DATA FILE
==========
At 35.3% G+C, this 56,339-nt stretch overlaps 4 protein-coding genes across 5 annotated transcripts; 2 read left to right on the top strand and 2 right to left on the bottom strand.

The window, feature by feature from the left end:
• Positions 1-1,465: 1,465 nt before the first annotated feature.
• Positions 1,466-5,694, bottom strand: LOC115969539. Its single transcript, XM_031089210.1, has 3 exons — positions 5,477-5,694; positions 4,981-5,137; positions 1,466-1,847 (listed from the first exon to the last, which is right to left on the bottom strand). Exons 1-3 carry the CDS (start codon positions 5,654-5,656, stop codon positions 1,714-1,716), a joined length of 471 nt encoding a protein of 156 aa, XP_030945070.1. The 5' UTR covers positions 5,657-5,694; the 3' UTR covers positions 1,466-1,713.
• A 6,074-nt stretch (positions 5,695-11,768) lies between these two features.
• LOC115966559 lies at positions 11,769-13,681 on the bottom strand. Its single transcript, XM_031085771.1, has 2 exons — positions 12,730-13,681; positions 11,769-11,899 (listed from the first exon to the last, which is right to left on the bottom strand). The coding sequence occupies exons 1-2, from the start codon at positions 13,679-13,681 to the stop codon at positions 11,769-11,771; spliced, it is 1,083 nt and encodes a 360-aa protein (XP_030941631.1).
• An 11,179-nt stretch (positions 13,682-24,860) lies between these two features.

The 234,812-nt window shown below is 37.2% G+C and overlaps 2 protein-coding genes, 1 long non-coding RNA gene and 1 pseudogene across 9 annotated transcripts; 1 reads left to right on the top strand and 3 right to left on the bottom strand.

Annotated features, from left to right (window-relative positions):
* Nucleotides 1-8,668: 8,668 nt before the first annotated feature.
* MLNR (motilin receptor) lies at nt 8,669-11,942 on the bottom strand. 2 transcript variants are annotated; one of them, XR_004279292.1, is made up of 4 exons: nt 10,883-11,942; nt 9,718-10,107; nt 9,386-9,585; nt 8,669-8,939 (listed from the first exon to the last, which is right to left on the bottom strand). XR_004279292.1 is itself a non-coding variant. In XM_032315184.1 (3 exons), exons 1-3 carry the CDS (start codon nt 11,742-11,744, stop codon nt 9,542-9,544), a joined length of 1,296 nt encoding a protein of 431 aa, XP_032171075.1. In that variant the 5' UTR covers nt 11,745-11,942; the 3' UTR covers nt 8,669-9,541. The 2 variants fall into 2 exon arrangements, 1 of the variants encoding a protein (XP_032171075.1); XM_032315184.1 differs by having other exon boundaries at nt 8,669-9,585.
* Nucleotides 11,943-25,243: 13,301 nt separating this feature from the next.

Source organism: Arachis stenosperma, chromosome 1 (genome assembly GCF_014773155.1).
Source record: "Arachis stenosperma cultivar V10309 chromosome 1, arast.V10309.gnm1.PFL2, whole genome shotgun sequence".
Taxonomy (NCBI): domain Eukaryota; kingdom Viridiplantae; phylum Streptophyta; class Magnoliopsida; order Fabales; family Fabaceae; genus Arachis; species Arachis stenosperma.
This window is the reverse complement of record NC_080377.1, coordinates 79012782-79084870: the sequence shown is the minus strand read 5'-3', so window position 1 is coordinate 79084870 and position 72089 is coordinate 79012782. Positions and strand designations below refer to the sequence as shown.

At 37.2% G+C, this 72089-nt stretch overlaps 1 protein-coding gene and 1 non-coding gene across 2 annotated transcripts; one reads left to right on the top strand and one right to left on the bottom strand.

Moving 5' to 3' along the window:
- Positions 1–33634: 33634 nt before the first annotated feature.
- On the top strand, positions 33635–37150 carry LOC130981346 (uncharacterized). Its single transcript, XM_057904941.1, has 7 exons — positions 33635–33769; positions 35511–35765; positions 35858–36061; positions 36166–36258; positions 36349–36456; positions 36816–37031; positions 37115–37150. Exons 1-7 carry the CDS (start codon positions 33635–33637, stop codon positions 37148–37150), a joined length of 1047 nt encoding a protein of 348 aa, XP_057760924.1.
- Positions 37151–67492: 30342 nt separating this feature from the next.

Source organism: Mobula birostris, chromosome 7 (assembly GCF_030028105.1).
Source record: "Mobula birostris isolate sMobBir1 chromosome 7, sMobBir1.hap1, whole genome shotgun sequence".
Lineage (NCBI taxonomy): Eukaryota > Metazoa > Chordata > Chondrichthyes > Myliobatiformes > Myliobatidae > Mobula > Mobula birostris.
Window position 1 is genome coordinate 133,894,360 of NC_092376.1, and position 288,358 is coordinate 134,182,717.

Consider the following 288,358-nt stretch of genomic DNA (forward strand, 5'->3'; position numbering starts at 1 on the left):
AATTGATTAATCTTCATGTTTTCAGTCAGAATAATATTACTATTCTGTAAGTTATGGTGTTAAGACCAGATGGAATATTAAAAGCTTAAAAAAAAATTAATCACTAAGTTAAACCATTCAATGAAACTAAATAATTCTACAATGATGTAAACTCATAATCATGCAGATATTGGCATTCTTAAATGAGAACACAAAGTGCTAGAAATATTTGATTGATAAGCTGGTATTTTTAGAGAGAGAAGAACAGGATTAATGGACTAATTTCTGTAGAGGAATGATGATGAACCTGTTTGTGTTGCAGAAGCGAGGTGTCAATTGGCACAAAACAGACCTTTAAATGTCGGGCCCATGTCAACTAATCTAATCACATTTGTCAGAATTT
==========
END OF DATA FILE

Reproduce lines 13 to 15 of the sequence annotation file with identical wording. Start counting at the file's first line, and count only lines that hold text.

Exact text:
Source organism: Arachis stenosperma, chromosome 1 (genome assembly GCF_014773155.1).
Source record: "Arachis stenosperma cultivar V10309 chromosome 1, arast.V10309.gnm1.PFL2, whole genome shotgun sequence".
Taxonomy (NCBI): domain Eukaryota; kingdom Viridiplantae; phylum Streptophyta; class Magnoliopsida; order Fabales; family Fabaceae; genus Arachis; species Arachis stenosperma.